First Church Celebrates its LGBTQ Allies

Jun 11, 2022

“Rare Cancer Seen in 41 Homosexuals.” This was a small headline buried in The New York Times on July 3, 1981. The rare cancer spread rapidly in the early 1980s, mainly within the gay communities in New York, Los Angeles and San Francisco. These gay urban enclaves were largely responsible for the burgeoning LGBTQ civil rights movement that had coalesced in the late 1970s and early 1980s, which focused primarily on employment protection and overturning laws which criminalized LGBTQ relationships and permitted harassment of that community by law enforcement. As the gay cancer spread, the movement pivoted to saving lives.


In 1991, Rev. Jack Shriver was pastor of First Presbyterian Church in Concord, California. “I was focusing my ministry on ‘Jesus, the Prince of Peace’ in those days,” said Jack of his time in the pulpit there. “The first Persian Gulf War was just gearing up, and people seemed too excited about the prospects of war and victory.” By 1991, the gay cancer had been identified as AIDS, the final, lethal stage of an HIV infection. Becoming infected with HIV was a death sentence, and in the ten years between the New York Times’s first reporting of the new disease to 1991, the AIDS pandemic had taken 102,551 lives, according to the CDC. Actual deaths were significantly higher, as many victims of the disease refused to allow the diagnosis to stigmatize them, or “out” them as homosexuals. For many of those who died, funeral services often had the feel of a protest rally.


The Concord City Council had passed an employment protection measure in 1988. The measure specifically offered job protection to those infected with HIV AIDS. But voters overturned the protection measure in 1989, and by 1991, the measure was back on the ballot. “I received a phone call from a woman – I don’t remember her name,” said Jack. “Her son had just died of AIDS, and she was looking for a facility large enough to accommodate the memorial.” Knowing that the memorial would in part be a civil rights meeting, Jack demurred. “We spoke for about ten minutes, and I tried to persuade her all of the reasons that we wouldn’t be a good facility for her. When our conversation had reached in impasse, she told me ‘My son was discriminated against his whole life, now he’s being discriminated against in death.’ It was like a sword to my heart.”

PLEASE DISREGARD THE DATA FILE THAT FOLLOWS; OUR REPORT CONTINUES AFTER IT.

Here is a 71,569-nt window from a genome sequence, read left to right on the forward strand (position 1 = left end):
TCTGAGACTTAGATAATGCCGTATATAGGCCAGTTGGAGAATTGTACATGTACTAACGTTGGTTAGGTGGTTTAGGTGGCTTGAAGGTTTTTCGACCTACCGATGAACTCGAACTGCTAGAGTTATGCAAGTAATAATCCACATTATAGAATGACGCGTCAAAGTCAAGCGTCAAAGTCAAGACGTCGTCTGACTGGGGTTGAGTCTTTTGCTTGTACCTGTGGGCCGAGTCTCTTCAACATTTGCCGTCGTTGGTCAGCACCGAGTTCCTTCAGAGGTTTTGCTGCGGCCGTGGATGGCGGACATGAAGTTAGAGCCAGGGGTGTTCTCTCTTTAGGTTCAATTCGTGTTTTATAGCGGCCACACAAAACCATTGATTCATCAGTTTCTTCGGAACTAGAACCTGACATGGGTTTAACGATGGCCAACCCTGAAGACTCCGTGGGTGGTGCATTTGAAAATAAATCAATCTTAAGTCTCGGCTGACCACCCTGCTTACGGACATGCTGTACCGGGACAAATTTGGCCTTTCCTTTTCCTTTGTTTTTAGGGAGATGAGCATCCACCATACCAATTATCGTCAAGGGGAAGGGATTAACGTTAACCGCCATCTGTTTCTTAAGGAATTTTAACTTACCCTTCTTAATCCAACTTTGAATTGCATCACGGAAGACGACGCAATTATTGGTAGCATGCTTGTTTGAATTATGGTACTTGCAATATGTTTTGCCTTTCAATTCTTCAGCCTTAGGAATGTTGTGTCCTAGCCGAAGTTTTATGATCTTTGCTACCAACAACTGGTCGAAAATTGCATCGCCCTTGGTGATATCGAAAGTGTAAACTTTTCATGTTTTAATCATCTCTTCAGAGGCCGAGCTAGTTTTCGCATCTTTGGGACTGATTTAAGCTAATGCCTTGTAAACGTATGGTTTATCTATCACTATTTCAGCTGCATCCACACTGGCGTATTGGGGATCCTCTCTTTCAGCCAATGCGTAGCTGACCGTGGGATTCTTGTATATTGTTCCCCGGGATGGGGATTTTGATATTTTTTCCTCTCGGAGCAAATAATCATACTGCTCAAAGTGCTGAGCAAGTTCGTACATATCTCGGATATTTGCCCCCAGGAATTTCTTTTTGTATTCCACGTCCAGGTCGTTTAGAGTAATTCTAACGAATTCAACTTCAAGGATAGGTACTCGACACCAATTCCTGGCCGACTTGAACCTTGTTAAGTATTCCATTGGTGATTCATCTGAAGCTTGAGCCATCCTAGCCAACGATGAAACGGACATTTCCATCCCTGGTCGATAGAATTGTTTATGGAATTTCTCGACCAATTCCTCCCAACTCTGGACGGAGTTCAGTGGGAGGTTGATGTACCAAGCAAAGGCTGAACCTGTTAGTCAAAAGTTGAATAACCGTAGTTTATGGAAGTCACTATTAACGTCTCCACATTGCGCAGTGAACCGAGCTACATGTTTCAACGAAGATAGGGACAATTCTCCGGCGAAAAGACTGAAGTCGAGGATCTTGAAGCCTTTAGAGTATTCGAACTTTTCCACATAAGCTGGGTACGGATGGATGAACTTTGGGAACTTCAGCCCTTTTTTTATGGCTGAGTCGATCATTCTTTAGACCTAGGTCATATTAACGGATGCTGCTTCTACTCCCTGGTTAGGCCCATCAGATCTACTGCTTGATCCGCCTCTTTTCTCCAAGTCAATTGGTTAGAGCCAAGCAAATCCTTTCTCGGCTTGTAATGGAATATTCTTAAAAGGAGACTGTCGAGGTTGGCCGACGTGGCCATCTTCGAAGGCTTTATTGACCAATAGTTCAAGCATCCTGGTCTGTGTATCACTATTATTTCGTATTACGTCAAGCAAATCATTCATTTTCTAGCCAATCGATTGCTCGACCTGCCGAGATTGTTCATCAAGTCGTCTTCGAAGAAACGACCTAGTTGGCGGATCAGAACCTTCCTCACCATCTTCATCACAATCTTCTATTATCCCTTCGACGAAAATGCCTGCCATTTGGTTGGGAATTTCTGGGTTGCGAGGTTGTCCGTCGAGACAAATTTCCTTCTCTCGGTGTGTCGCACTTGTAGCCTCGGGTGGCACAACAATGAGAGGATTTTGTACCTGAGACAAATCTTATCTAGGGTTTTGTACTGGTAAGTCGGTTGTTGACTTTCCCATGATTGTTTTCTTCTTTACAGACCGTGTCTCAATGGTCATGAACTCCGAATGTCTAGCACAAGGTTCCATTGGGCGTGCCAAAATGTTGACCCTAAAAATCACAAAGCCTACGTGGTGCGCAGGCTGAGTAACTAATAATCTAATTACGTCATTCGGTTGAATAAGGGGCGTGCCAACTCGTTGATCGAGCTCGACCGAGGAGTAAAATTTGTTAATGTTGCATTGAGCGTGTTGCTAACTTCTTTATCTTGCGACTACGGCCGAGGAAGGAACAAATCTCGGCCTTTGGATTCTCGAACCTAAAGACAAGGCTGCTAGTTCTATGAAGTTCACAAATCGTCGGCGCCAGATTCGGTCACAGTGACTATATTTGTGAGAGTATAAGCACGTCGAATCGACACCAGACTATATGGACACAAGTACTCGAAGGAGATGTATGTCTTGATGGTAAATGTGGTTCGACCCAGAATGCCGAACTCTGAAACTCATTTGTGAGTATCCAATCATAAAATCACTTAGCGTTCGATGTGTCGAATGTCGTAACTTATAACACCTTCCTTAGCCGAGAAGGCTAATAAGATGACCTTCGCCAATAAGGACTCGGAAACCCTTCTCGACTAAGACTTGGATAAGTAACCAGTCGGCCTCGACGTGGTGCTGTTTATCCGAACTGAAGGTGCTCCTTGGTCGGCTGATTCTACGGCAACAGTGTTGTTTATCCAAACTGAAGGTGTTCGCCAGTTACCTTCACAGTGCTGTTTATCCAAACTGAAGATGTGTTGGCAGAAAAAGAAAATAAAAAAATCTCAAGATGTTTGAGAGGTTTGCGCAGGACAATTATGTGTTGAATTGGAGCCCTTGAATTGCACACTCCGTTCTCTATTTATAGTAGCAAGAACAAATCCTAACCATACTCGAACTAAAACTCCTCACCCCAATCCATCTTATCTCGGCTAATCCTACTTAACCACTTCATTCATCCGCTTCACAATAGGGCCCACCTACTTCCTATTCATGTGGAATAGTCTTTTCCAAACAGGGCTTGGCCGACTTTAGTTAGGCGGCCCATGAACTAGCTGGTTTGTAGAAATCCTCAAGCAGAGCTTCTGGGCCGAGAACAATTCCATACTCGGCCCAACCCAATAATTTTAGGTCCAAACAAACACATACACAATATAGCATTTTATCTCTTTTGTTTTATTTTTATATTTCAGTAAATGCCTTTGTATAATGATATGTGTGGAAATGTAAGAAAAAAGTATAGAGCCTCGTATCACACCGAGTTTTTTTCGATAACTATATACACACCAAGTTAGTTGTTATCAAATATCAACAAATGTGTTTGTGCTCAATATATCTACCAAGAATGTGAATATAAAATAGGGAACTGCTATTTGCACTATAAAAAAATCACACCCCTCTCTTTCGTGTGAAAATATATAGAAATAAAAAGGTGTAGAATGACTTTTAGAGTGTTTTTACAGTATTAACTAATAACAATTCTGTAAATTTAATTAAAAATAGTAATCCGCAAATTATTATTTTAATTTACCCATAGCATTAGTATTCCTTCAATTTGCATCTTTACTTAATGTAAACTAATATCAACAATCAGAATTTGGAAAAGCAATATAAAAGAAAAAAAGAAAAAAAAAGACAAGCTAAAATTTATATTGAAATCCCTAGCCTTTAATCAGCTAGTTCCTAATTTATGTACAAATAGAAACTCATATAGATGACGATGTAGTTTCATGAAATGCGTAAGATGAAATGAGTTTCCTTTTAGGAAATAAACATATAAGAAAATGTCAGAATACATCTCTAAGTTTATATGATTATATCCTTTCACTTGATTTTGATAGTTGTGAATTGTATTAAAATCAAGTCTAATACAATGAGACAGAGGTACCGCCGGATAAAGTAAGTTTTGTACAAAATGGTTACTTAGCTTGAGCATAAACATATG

“I took council from a member of the congregation whom I respected, and she persuaded me to reach back out and extend an invitation,” said Jack. “By this time our roles had changed, and it was I who was pleading with her to hold the memorial at First Pres. The memorial was held, and officiated by the pastor of First Christian Church, who did a fabulous job honoring this young man’s life. I was invited to participate in the service. At the conclusion of the service, we all walked to the square, just a block away, for more remarks. Balloons were released. It was a very moving event.”


“As I walked back to my office, I was approached by a woman,” said Jack. “She asked if I would write a letter offering my public support of the employment protection ballot measure, which I agreed to do. I wrote my letter on church letterhead, and then the trouble started.” The letter resurfaced at the annual congregational meeting. Members of the congregation, upset at having the church associated with a gay-AIDS memorial, and upset that their pastor took a public stance without their backing attempted to have Jack fired. “The attempt failed, a slim majority of the congregation wished me to stay on,” said Jack. But the Presbytery did not offer similar support, and the Committee on Ministry (which oversees pastor’s relationships with their congregation) did not support Jack’s actions. “I felt like I was answering God’s call and doing the right thing,” said Jack. “What, did God talk directly to you?” rebuked one of his colleagues. It was clear to Jack that the congregation did not wish to be defined by its stance, or lack thereof, on this civil rights issue, or on his actions, so Jack resigned.


“It was demoralizing. I was really depressed for months afterward. It took a long time to heal,” said Jack. “I didn’t consider myself a liberal at the time. I didn’t have any personal exposure to the LGBTQ community, but I knew that I had done the right thing for them. That letter really felt like the nail in the coffin of my career at First Pres.”


Jack went on to interim pastor ministry and served at First Church twice, from 2000 – 2003 and again 2009 – 2013. He is currently retired from ministry, though remains active within the Presbytery. He preached as pulpit supply for several weeks following the resignation of Pastor Debra Avery in 2017. On one such Sunday a protestor stood outside the church with a sign which read “WHO WILL JESUS DAMN?” (pictured front cover). The sign condemned the LGBTQ community and those who support it. Jack confronted the man, who soon left.   


Taking risk is at the core of following Christ. Peter, a fisherman, was asked by Jesus to “put down your net and follow me,” giving up his security, comfort, and livelihood for the hardship and eventual sorrow of following Christ. He is regarded as the rock upon which the church stands. Jack Shriver answered that call as well, ironically putting down the net of his own career as a pastor and answering the call to be a minister of Christ’s compassion and justice to a community that was being ravaged by death and discrimination.